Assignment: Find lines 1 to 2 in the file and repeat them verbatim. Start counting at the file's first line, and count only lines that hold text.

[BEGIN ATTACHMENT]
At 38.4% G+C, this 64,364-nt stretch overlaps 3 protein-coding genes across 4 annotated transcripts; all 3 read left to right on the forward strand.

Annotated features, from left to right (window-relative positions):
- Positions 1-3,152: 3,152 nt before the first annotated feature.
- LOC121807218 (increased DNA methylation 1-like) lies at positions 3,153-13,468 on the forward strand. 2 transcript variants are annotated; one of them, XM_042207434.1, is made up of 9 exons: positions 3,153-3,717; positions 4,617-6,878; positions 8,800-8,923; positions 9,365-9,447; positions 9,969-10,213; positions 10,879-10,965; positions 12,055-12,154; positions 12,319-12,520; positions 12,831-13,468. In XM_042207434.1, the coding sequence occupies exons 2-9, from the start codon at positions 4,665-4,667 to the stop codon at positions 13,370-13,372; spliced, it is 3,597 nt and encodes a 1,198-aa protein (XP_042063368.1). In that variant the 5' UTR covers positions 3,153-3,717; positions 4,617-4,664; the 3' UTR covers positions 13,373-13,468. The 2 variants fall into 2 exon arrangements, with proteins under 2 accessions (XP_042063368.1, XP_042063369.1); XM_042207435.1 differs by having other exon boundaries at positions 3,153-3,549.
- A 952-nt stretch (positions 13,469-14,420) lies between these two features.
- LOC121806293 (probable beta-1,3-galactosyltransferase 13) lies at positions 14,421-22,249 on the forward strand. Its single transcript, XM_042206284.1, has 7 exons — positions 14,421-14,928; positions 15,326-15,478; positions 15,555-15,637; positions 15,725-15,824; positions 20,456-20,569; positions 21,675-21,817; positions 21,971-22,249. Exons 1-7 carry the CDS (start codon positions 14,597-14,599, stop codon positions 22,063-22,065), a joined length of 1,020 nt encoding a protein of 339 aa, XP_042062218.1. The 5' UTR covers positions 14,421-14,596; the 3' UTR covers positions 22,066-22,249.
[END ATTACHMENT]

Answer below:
At 38.4% G+C, this 64,364-nt stretch overlaps 3 protein-coding genes across 4 annotated transcripts; all 3 read left to right on the forward strand.

Annotated features, from left to right (window-relative positions):